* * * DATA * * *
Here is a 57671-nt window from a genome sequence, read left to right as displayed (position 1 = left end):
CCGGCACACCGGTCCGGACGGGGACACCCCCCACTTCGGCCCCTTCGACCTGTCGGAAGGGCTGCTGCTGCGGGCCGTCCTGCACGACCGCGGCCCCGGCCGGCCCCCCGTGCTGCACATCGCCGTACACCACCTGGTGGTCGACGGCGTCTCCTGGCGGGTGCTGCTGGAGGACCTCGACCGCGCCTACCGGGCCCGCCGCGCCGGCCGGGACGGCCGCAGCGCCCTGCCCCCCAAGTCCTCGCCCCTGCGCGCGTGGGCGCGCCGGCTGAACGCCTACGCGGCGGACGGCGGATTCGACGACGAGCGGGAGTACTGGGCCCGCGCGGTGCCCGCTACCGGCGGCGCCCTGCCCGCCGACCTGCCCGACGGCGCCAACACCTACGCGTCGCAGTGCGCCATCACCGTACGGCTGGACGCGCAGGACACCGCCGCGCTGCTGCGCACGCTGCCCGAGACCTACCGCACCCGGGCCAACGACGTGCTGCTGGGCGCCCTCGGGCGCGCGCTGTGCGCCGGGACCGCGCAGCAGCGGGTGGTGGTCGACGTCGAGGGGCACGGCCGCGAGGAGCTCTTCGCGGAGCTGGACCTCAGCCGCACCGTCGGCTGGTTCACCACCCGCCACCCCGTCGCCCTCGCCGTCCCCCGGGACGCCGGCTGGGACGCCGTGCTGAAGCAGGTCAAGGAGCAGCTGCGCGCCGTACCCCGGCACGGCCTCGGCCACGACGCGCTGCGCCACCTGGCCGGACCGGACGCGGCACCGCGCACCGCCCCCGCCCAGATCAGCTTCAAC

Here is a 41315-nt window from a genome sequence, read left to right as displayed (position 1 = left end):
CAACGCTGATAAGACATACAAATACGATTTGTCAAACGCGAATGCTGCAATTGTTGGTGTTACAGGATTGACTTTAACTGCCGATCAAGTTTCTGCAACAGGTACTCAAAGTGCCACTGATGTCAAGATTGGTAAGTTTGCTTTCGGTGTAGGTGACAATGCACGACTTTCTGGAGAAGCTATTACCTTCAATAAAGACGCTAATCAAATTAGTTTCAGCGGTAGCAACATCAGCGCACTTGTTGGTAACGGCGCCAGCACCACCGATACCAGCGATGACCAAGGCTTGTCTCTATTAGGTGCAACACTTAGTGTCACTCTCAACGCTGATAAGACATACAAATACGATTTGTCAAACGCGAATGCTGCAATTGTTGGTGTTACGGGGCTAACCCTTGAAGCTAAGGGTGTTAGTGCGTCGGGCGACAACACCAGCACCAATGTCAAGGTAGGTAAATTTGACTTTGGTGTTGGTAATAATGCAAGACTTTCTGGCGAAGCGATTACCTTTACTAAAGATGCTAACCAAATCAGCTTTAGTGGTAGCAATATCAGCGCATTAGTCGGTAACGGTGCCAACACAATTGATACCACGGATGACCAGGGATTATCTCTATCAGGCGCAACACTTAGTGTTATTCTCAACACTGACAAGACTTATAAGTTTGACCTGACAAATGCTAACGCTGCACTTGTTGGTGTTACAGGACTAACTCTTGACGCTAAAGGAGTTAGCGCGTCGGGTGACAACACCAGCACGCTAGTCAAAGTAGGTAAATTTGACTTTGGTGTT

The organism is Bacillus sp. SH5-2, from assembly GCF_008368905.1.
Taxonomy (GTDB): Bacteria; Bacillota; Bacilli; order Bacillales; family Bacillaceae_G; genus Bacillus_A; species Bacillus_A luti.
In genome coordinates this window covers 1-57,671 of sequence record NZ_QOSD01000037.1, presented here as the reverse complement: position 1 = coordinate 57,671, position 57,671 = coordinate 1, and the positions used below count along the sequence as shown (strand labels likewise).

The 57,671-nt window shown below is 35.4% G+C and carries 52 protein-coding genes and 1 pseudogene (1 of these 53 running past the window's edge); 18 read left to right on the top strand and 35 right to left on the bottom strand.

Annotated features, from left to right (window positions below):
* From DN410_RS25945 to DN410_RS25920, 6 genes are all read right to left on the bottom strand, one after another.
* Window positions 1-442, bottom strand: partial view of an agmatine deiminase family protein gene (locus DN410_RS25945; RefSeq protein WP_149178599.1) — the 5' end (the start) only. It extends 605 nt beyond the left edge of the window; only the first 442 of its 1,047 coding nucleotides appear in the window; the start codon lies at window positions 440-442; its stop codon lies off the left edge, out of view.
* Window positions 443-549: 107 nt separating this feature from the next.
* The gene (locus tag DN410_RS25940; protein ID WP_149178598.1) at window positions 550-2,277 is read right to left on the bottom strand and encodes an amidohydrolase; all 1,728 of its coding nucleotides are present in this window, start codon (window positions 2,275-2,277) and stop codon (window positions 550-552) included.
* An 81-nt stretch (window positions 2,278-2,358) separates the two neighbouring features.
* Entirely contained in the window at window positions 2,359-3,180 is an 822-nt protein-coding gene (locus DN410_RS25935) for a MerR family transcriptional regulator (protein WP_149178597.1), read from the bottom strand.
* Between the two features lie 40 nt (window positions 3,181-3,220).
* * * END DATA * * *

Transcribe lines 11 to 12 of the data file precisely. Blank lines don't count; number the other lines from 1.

* Window positions 1-442, bottom strand: partial view of an agmatine deiminase family protein gene (locus DN410_RS25945; RefSeq protein WP_149178599.1) — the 5' end (the start) only. It extends 605 nt beyond the left edge of the window; only the first 442 of its 1,047 coding nucleotides appear in the window; the start codon lies at window positions 440-442; its stop codon lies off the left edge, out of view.
* Window positions 443-549: 107 nt separating this feature from the next.